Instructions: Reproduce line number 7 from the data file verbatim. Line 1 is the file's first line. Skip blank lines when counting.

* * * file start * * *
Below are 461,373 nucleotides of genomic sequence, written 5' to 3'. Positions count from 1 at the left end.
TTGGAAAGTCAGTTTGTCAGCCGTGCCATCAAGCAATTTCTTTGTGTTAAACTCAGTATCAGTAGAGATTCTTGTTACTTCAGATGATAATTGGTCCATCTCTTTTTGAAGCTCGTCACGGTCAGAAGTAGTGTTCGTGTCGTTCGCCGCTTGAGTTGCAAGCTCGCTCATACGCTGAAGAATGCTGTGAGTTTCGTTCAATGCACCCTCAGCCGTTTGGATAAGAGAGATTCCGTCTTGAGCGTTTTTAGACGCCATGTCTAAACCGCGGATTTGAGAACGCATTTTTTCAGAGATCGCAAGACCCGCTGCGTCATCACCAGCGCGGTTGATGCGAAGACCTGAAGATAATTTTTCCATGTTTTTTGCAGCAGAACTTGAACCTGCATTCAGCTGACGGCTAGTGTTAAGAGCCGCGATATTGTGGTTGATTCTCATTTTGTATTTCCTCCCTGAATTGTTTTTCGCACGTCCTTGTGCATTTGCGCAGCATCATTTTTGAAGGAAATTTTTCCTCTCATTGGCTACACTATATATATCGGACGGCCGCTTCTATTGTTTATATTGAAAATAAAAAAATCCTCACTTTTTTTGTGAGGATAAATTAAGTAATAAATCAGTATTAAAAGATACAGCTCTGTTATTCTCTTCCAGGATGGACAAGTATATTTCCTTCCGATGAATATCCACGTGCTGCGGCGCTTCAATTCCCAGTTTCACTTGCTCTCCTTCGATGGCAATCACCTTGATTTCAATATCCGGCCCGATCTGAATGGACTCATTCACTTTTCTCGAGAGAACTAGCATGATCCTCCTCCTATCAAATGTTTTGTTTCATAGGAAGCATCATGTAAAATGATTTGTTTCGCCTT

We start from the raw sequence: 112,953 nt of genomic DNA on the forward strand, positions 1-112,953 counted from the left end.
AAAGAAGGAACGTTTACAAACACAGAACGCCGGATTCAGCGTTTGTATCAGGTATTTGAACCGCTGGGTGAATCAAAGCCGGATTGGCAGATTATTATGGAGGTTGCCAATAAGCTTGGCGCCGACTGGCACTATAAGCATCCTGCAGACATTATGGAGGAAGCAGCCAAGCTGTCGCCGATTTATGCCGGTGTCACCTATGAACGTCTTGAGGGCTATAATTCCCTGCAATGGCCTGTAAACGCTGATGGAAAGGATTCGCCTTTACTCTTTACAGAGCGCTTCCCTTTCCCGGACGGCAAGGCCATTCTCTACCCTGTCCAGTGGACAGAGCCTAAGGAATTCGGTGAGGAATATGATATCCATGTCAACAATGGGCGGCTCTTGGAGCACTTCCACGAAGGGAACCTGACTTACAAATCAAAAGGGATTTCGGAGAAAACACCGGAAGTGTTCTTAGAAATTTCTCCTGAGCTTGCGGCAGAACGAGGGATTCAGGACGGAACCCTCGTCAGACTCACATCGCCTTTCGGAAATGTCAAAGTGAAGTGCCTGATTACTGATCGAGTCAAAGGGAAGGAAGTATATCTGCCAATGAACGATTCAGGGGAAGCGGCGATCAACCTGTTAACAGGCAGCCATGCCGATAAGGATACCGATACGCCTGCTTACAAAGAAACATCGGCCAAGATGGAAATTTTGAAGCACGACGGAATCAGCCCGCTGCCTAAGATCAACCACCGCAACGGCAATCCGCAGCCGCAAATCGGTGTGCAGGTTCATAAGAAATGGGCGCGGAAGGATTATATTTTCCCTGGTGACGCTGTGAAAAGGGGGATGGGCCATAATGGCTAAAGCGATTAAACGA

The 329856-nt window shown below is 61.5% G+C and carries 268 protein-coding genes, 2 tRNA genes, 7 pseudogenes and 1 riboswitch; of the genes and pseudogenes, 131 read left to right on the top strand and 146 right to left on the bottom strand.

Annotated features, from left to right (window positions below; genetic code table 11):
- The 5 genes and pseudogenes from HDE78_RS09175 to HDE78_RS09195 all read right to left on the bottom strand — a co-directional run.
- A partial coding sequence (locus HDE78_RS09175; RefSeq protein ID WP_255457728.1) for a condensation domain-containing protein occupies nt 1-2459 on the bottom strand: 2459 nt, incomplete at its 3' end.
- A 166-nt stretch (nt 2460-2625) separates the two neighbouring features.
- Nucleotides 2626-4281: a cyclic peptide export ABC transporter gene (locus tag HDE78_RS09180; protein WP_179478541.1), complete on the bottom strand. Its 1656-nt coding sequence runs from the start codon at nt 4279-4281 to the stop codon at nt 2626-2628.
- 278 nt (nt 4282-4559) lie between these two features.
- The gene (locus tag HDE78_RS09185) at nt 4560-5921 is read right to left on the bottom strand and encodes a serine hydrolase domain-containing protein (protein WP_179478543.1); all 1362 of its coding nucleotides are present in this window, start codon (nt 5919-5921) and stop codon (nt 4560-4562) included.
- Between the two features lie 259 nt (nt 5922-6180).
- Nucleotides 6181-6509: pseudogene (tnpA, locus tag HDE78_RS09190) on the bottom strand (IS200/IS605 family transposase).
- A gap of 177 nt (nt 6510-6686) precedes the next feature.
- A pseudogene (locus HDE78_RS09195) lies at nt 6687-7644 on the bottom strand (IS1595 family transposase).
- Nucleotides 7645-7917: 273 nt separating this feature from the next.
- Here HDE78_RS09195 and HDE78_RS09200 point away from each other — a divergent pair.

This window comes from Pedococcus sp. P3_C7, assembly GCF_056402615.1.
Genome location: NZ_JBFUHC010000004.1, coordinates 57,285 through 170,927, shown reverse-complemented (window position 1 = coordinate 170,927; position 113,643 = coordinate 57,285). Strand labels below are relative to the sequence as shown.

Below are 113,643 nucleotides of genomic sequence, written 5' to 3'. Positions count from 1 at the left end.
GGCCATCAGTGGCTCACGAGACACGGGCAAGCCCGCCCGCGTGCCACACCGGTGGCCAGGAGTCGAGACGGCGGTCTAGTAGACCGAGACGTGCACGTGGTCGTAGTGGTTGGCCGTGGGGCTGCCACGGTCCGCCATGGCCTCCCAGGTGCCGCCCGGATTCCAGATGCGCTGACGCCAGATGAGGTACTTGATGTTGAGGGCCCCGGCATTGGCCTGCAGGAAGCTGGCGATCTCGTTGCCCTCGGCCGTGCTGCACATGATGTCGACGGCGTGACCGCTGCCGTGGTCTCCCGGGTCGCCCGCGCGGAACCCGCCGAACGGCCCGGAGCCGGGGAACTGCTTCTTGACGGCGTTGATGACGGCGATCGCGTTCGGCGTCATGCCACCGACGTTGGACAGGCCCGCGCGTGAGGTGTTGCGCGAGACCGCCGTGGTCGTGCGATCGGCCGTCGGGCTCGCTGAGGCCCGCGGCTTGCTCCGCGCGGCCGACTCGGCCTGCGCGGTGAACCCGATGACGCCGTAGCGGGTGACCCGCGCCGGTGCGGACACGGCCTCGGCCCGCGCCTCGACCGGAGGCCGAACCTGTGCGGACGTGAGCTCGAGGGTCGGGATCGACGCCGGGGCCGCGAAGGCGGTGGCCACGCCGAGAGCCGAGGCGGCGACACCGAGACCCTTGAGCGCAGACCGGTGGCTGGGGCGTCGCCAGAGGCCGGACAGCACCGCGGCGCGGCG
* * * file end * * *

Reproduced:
- The 5 genes and pseudogenes from HDE78_RS09175 to HDE78_RS09195 all read right to left on the bottom strand — a co-directional run.